Oh yes, since this is nominally a review of the Williams table pack I should probably talk about the actual tables it contains. You get three of them: Medieval Madness, The Getaway and Junkyard. Junkyard strikes me as a rather generic mid-’90s offering with little about it that stands out, but it’s decent enough to play — I would take Junkyard over any of Zen’s bespoke table designs any day, and it also compares well to the average Pinball Arcade table. The Getaway is a more interesting table that I plan to spend more time with as it’s got a few intriguing features; hitting the ramp on the left hand side sends the ball spinning around a supercharger (which is very fun to watch) and there’s also a gear shifting mechanic that functions as a bonus multiplier, as well as a terrible Outrun-style minigame played via the dot-matrix display2. I don’t like the dead zone in the middle very much (all that’s there is a boring set of targets), but nailing a shot on the ramp or getting the ball up to the secondary flipper on the right so that you can send it spinning around the back of the table several times is very satisfying, which means The Getaway has rather a lot of replay potential for me.
And then you’ve got Medieval Madness. God, but I love Medieval Madness. I’ve played forty or fifty tables across both Pinball Arcade and Pinball FX, and none of them have grabbed me the way Medieval Madness has; it’s a table I could play for dozens of hours. (Hell, it’s a table I have played for dozens of hours.) There’s a plastic castle in the centre of the table that is, appropriately, also the centre of the action; you have to hit the castle gate many, many times in succession to depose all of the lords and battle the King, so becoming good at getting the ball over the drawbridge is key to scoring well in Medieval Madness. However there’s a bunch of other shots: the Peasant and Damsel ramps are pretty obvious; there’s a tricky shot up to the left of the table just above the left bumper that activates the Catapult; and the Jousting lane runs up behind the castle. Oh, and hitting the posts either side of the drawbridge will eventually activate the Trolls, which I really like because it sums up Medieval Madness’s design ethos perfectly: you’ll most likely hit the Troll targets when you slightly mess up a shot on the castle gate, but where other tables would hand you nothing Medieval Madness at least progresses you towards something else. This is the main reason I really like Medieval Madness in spite of some the ‘90s humour which has not aged well at all, since no matter where you hit the ball on the table something interesting will happen. It’s not that it’s particularly more forgiving than other tables, it just knows how to grab and hold my attention better than they do.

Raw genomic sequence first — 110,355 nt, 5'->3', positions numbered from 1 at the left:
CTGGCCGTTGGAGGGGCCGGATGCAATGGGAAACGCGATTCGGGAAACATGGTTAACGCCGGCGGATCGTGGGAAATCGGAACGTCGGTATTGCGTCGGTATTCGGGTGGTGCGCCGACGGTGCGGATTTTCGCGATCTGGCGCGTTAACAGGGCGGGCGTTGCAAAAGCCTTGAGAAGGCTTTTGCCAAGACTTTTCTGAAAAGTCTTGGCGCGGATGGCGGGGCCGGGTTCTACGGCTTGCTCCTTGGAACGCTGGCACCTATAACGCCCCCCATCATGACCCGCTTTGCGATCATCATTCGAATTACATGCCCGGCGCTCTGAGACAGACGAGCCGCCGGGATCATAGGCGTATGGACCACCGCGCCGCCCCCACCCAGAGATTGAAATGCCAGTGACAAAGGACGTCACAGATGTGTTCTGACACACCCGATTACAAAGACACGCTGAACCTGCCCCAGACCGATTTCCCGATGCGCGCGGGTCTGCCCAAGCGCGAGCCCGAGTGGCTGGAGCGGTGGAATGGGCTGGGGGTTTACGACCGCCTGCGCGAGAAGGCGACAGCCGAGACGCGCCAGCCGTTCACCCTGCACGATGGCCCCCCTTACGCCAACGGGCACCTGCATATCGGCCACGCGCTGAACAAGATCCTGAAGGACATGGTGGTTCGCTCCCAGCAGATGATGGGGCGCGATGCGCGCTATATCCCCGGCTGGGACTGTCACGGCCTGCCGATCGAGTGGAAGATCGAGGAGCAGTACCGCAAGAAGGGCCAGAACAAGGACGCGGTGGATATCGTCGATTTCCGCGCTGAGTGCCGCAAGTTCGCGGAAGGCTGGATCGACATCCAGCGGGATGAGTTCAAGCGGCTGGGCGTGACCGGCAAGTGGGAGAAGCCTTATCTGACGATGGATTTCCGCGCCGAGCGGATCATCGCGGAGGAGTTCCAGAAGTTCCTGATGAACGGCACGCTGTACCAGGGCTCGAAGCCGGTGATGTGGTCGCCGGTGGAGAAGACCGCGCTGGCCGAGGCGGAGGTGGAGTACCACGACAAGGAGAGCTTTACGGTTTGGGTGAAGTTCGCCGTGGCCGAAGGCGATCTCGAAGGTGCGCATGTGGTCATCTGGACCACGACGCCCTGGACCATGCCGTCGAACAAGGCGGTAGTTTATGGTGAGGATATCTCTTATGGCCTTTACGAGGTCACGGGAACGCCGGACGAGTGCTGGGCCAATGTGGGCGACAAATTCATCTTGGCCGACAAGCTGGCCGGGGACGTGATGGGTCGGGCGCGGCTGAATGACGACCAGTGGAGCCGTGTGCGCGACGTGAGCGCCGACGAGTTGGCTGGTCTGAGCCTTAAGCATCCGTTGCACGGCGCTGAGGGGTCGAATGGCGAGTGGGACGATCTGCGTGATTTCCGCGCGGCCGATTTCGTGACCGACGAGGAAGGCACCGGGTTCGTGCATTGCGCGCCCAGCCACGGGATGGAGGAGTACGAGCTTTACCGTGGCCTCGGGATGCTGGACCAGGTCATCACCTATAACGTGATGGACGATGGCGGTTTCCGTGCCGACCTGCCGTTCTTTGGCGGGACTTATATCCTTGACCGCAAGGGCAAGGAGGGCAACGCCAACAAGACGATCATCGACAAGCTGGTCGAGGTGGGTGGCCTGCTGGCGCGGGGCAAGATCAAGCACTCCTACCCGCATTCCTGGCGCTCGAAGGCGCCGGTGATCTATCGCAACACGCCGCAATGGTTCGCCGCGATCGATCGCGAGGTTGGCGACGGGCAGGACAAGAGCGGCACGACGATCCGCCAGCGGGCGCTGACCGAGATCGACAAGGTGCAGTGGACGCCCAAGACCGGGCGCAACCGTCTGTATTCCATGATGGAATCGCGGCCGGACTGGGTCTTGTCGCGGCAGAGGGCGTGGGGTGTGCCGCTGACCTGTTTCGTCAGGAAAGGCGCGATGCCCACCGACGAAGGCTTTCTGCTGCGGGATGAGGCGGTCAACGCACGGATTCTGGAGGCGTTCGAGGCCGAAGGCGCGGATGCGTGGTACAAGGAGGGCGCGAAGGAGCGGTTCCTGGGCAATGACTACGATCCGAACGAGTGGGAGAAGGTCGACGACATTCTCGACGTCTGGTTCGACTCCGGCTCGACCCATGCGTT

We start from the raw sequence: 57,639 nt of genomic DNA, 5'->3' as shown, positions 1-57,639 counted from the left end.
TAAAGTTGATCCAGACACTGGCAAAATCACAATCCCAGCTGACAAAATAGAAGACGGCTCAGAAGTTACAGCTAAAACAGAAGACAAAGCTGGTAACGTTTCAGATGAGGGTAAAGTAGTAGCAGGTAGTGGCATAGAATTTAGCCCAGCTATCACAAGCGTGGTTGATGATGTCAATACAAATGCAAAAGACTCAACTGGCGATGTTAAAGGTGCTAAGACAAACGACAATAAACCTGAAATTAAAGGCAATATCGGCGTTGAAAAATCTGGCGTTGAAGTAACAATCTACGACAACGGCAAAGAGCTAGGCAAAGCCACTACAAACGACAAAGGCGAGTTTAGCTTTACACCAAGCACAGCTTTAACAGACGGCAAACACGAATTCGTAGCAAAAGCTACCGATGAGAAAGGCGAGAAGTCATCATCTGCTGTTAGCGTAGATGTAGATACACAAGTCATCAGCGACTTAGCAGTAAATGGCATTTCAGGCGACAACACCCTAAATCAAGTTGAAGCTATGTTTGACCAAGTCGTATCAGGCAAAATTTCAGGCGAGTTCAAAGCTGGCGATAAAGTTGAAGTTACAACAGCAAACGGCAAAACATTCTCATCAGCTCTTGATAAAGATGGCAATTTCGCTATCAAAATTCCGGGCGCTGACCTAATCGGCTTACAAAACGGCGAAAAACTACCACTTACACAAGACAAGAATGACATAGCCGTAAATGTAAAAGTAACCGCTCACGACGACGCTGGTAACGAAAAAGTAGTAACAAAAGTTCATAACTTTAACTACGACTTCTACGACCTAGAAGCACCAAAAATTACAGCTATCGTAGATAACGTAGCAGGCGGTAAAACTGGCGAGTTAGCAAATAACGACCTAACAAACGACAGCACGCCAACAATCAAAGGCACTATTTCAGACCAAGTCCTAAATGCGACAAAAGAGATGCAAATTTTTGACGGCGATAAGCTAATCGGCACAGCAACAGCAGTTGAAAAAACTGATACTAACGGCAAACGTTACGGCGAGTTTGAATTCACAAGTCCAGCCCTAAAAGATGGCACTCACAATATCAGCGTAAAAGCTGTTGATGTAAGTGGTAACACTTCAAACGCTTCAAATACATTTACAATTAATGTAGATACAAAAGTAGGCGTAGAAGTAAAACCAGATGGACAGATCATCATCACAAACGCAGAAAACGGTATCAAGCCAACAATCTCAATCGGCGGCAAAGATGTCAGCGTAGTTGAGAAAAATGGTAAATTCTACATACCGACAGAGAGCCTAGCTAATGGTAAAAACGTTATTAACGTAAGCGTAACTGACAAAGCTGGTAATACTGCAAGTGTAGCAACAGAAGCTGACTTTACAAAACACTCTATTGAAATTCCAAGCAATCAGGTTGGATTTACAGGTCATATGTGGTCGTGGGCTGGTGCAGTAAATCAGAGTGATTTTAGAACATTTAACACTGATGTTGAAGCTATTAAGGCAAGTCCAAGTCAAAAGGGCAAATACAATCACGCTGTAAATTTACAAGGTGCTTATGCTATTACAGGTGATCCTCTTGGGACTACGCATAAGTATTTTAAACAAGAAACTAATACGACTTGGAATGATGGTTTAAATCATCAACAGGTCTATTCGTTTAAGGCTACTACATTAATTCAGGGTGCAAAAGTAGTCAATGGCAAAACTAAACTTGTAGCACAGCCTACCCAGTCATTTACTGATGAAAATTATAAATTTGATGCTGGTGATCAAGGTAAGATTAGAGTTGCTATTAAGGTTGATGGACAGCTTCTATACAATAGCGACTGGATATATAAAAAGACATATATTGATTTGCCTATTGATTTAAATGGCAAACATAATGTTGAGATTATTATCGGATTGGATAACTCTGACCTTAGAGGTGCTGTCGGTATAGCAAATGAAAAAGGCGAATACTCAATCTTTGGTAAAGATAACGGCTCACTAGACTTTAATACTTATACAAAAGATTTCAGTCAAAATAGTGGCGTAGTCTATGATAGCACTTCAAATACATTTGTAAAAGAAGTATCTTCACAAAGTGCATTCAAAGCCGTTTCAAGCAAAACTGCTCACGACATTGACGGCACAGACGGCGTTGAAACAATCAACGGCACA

This perhaps makes me the wrong person to review the tables in this first Williams pack, because I was always going to say that Medieval Madness alone was worth the £7 it costs and that the other two tables are essentially bonus extras. However, I was also very pleasantly surprised at the effort Zen have gone to to convince me that they can do actual real pinball properly in addition to their goofy fake stuff. While their purloining of the Williams license from Farsight may have effectively killed off Pinball Arcade I find myself concluding that, as somebody who plays computer pinball games, this is actually a good thing; once the appropriate options have been tweaked the Zen version of Medieval Madness is better than Farsight’s, and as long as they can sustain that level of quality I’d have no issue shelling out more money for future table packs that included other favourites such as Twilight Zone or Monster Mash. As for Pinball FX3 itself, well, let’s just say I hadn’t realised how much Pinball Arcade’s moribund interface had been dragging on my enjoyment of the tables until I didn’t have to deal with it any more. I still hate most of Zen’s native tables and I don’t think my opinion on that is ever going to change, but this first Williams table pack (along with the promise of more to come) is good enough that Pinball FX3 has supplanted Pinball Arcade as my default go-to option for when I want to play computer pinball.
- Well, up to a point. There’s a big censorship row going on as Zen have airbrushed out various references to “adult” content in order to get a family-friendly rating from the ESRB. It doesn’t detract from any of the tables in this first Williams pack, but potentially doesn’t bode all that well for future tables that they might release. ↩
- I took Pinball FX2 to task a long time ago for having stupid minigames in it that weren’t anything to do with pinball, but real-life tables started that trend. ↩
Thanks for this. I enjoy pinball games, and there isn’t exactly a glut of decent ones out there.
I stumbled across this whilst searching for best Williams tables in Pinball FX3. I love PBFX3, but since playing the Fish Tales table that ships free with the Switch version of the game I’m itching for more realistic tables. Currently Williams packs 3 and 4 are discounted on Switch, but having read your reviews I’m not so sure about buying them. They’re around £7 each. Would you say that’s a good deal? You mention some of the tables are flat out bad, but do the goods ones warrant a purchase anyway? Thanks!
Thanks. I enjoy pinball games, and there isn’t exactly a glut of decent ones out there.